In the summer of 1852 Frederick Douglass took the platform at Rochester, New York’s Corinthian Hall at the invitation of the Rochester Ladies Anti-Slavery Society. The society had asked the former slave, who had become one of the most recognized anti-slavery speakers in the nation, to deliver an oration as a part of its Fourth of July observance. Since the Fourth of July fell on a Sunday in 1852, the society moved its observance to Monday, July 5, a decision with which Douglass agreed. For years, free African Americans and many white abolitionists had refused to celebrate the Fourth of July. Their refusal was a protest against the nation’s continuance of slavery, even as its Declaration of Independence professed its commitment to human freedom. At New York City’s African Free School, for example, students vowed to use the Fourth to attack the nation’s hypocrisy. In agreeing to address the Rochester group on July 5, Douglass determined to use the occasion for his own personal protest.
On July 5, 1852, a crowd of at least six hundred filled Corinthian Hall as Douglass delivered one of the most striking lectures the residents of Rochester or any other American city had ever heard. It was, in fact, one of America’s most memorable orations, presented at a critical moment in American history. Barely two years before, in 1850, the federal government had issued an assault on the rights of African Americans in the form of a harsh fugitive slave law. The law, part of a massive compromise measure, was designed to appease the plantation South, making it easier for slaveholders to recover fugitive slaves, especially those seeking shelter in non-slaveholding states and territories. Not only did the law mandate the capture and return of fugitives, but it also endangered free blacks by requiring no legal protections or defense for anyone charged with being a fugitive. The law even prohibited accused fugitives from speaking in their own defense. It also forced all citizens, when charged, to assist authorities and slave catchers under penalty of fine and imprisonment for refusal. Such injustice was a vivid reminder that African Americans could count on few legal protections. Also, because this federal law nullified any opposing state measure, it was a jarring reminder of the fact that the law of the land protected the rights of slaveholders, virtually ignoring African American rights.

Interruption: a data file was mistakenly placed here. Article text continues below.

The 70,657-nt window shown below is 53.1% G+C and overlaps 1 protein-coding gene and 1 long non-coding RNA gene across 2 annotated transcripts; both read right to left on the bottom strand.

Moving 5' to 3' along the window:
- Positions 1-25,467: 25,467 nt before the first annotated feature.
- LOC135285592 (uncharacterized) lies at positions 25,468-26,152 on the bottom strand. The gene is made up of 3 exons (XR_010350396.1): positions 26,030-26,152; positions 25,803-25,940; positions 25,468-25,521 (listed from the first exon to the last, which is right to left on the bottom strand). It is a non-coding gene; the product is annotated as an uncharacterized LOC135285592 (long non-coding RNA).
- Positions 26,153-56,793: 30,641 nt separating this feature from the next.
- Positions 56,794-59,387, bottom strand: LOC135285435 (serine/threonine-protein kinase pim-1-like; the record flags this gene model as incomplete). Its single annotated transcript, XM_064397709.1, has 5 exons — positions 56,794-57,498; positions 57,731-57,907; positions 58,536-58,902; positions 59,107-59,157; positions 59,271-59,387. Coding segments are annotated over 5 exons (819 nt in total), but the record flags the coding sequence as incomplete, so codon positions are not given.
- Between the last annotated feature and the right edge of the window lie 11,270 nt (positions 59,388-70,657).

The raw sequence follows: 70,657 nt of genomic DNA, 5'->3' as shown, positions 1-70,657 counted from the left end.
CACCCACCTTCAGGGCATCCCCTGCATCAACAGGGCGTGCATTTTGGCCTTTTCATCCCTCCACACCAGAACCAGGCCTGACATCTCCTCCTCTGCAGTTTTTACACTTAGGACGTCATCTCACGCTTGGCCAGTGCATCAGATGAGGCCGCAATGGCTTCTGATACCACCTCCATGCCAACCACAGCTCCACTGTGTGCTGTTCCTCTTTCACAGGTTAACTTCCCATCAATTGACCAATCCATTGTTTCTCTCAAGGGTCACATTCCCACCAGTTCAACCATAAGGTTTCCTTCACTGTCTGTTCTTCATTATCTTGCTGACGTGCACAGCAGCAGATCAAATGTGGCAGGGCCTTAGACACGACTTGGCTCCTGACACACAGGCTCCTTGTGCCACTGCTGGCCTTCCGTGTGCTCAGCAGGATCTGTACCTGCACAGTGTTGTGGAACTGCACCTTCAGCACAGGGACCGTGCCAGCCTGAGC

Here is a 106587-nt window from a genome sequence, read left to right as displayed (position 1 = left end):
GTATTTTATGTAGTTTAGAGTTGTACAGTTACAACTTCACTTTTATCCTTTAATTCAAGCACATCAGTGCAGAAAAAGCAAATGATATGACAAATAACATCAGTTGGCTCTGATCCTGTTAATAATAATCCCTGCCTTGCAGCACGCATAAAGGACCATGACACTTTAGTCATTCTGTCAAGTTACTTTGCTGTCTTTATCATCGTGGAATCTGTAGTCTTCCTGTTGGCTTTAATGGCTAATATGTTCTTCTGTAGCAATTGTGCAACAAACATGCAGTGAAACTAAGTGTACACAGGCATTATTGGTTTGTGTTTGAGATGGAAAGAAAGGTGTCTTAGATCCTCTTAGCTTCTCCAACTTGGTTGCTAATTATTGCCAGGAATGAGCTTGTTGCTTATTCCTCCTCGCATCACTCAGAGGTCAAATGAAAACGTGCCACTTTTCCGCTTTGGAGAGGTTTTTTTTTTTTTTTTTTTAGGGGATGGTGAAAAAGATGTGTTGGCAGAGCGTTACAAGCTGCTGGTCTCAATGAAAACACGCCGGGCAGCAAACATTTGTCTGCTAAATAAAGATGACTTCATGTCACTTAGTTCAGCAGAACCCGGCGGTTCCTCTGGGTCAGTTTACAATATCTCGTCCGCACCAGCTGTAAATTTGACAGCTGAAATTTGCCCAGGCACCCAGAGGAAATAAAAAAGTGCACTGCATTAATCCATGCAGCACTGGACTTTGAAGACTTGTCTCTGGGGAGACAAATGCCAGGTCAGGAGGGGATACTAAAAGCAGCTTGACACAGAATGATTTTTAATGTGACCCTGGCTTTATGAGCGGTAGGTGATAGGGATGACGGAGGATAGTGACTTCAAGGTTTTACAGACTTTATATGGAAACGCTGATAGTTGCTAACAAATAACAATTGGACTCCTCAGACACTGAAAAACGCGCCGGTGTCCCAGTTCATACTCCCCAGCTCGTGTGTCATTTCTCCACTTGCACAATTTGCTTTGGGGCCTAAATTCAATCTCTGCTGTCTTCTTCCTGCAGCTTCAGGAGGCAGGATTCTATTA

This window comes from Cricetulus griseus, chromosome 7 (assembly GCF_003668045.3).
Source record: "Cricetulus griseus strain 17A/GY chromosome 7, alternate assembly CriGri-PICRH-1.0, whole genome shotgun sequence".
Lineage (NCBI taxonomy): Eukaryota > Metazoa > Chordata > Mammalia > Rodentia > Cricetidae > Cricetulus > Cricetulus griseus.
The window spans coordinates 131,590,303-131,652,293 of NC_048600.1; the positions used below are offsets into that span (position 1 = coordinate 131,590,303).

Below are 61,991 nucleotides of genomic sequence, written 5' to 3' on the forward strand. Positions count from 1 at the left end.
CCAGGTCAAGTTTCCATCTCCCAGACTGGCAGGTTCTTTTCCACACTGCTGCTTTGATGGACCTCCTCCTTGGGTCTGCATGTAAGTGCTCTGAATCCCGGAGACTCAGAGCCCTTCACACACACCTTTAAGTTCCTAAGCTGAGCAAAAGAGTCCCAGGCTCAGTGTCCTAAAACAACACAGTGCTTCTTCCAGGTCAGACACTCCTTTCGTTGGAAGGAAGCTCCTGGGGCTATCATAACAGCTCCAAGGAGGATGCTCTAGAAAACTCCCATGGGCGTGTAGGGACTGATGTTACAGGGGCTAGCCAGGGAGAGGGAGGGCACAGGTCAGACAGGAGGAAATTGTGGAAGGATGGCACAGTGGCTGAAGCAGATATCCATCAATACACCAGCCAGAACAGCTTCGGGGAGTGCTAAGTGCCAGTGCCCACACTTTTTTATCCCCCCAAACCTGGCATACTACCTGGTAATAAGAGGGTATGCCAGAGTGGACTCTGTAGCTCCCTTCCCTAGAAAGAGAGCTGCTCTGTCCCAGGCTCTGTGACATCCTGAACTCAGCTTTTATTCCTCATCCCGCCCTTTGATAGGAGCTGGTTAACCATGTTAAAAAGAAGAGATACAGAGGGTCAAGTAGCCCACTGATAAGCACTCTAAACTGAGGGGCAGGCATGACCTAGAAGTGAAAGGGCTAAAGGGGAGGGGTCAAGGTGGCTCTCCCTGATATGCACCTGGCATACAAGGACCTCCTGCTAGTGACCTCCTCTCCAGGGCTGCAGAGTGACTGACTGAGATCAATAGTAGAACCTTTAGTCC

As Douglass stood before the crowd, he asked the question that cut to the core of America’s national contradiction. “What to the slave is your Fourth of July?” His answer was even more unsettling to those gathered to hear his words. It is, he said, “a day that reveals to him [the slave], more than all other days in the year, the gross injustice and cruelty to which he is the constant victim.” In light of its public commitment to human rights and personal liberty, America’s continued support and protection of slavery, and its oppression of free African Americans, Douglass leveled this indictment: “For revolting barbarity and shameless hypocrisy, America reigns without a rival.”
Douglass’s charge was stinging, but hardly unique within the African American community or to any who had followed the history of race in America to that time. From long before the United States claimed its independence through revolution or established its governmental structure based on its grand Constitution, the contradiction of a freedom-loving people tolerating and profiting from depriving their fellow human beings of freedom was central to any understanding of the nation’s formation. Despite the lofty proclamations of the declaration meant to justify the national break from England, and long before its independence, America fell short of its ideals.